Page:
As I drove along the A30 Heathrow airport road he began to narrate his experience at the British embassy in Lagos; he said “Visa process has been turned into a money spinner and a big scam to the detriment of poor Nigerians at the British High Commission. From the 1st of April 1 2007, a new visa fee was introduced with multiple visa applicant paying N52, 000 (£208); Single entry applicant (six month) paying N16, 400 (£65.6) and Transit applicant paying N11, 450 (£45.8).
All visa fees and charges are applicable to adults as well as children and, according to them, “not refundable under any circumstances” also Fees once paid into their G T Bank account would only be valid for 30 days.
He said Egbon, ordinarily, because of the queue completing and processing an application form should take about a month or, so you would imagine but that is just the genesis of the problem. According to their website which I confirmed, the UK Visa Application Centres are officially authorised by the British High Commission in Nigeria to accept applications for all categories of visas. The website he said stipulates that you are also advised to “take an appointment for visiting your nearest UK Visa Application Centre to turn in your application. This will help you significantly reduce waiting time as you will be assigned to a ‘Priority’ queue. “Applicants can also visit an application centre without an appointment; such applicants will be assigned to a regular queue. Please note that the number of applicants allowed into the regular queue may be restricted during peak periods for sake of crowd control. We strongly recommend that you visit an Application Centre by prior appointment, saving you unnecessary waiting time. You will particularly value the appointment facility during the peak season when long queues may be an occurrence.”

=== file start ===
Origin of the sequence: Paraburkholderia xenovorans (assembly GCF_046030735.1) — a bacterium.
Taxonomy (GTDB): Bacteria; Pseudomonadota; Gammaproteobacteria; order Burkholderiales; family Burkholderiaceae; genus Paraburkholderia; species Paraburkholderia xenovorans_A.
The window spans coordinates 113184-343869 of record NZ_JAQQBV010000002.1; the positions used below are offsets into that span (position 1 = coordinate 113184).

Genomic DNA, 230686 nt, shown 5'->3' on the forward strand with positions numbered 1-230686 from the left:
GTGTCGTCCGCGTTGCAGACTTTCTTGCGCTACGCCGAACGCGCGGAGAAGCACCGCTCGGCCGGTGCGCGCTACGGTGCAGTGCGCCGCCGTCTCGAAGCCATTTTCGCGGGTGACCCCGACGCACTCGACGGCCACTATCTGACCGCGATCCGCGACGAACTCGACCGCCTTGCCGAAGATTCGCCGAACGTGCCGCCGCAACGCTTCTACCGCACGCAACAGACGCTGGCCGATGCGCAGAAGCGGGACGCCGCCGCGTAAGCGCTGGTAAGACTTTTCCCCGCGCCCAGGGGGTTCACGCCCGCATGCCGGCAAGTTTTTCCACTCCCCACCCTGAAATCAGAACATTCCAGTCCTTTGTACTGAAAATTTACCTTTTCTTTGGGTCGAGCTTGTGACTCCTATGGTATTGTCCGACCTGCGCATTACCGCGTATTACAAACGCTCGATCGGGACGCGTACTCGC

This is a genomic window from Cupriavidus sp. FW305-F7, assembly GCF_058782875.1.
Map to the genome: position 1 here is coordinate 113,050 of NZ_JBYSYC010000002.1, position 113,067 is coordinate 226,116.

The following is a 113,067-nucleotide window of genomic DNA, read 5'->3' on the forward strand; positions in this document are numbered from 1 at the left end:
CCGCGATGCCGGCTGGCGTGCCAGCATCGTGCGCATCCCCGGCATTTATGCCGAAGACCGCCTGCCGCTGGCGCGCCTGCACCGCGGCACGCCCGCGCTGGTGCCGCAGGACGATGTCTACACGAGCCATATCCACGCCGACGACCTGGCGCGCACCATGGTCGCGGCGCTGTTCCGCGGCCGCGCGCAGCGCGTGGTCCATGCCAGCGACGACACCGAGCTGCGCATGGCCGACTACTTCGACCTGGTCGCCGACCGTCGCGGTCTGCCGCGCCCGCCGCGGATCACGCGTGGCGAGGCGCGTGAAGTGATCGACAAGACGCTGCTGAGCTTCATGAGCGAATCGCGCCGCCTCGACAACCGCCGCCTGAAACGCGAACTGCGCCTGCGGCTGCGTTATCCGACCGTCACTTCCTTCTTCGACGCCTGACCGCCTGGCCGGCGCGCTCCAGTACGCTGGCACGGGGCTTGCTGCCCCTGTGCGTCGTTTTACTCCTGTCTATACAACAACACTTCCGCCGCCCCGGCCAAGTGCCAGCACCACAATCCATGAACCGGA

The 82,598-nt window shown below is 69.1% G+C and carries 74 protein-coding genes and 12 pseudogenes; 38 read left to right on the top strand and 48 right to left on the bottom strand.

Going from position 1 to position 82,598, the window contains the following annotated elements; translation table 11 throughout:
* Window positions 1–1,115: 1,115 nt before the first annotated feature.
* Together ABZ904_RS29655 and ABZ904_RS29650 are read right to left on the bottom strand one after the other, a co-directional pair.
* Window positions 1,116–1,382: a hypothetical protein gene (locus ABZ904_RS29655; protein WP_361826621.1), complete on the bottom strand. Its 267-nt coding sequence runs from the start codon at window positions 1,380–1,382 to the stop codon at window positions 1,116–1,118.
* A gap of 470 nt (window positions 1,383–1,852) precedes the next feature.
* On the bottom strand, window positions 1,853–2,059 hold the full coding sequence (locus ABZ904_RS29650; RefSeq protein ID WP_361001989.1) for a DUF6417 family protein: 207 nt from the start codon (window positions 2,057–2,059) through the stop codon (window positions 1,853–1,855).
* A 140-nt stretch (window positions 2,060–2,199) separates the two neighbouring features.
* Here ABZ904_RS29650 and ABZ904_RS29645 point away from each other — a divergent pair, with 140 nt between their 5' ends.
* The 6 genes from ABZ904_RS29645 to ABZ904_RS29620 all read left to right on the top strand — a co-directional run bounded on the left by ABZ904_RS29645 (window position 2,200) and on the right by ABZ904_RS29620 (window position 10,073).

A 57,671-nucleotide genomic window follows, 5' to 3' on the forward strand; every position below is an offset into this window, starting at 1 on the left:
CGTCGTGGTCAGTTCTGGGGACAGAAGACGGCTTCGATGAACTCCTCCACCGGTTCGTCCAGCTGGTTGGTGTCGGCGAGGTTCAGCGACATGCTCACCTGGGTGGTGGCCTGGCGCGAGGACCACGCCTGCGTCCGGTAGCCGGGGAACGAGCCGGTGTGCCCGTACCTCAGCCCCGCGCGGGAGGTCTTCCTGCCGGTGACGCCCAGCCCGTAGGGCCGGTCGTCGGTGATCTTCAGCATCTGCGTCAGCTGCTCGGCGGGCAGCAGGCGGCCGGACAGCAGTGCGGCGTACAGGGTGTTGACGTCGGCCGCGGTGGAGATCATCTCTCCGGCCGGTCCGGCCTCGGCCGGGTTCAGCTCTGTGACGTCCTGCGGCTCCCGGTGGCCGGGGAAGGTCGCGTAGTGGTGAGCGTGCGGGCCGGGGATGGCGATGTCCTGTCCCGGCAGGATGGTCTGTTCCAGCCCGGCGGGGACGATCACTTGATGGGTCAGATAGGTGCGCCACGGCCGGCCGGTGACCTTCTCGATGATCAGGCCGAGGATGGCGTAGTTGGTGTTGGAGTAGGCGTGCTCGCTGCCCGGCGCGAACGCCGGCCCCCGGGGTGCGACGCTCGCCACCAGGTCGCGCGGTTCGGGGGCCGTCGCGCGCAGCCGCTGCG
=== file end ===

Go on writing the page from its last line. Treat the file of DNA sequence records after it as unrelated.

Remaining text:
He said he was fortunate not to have paid the application fee twice. I fumed ‘why?’!&$£#*, ‘Egbon calm down’ he said ‘Let me tell you this …… my friends wife had filled the forms on-line for herself and the kids and after she coughed out N208, 000 (£832) that was paid into the UK High Commission GT Bank account, she was given a number to register on-line and the process was so burdensome that it took her several visits to the bank and many days. After successfully filling the form, she went to book an appointment and there was nothing on the website to help. Meanwhile, the 30 days were slipping away and at the end, she finally got her form to their centre only to be told the huge sums of money she paid into the UK High Commission bank account at GT Bank has ‘expired’! She thought it was a joke until she began to hear the tales of other many Nigerians who had fallen victims of the same scam, including her neighbour who had to pay twice too for their UK visas because the earlier fees paid ‘expired’…
… to be continued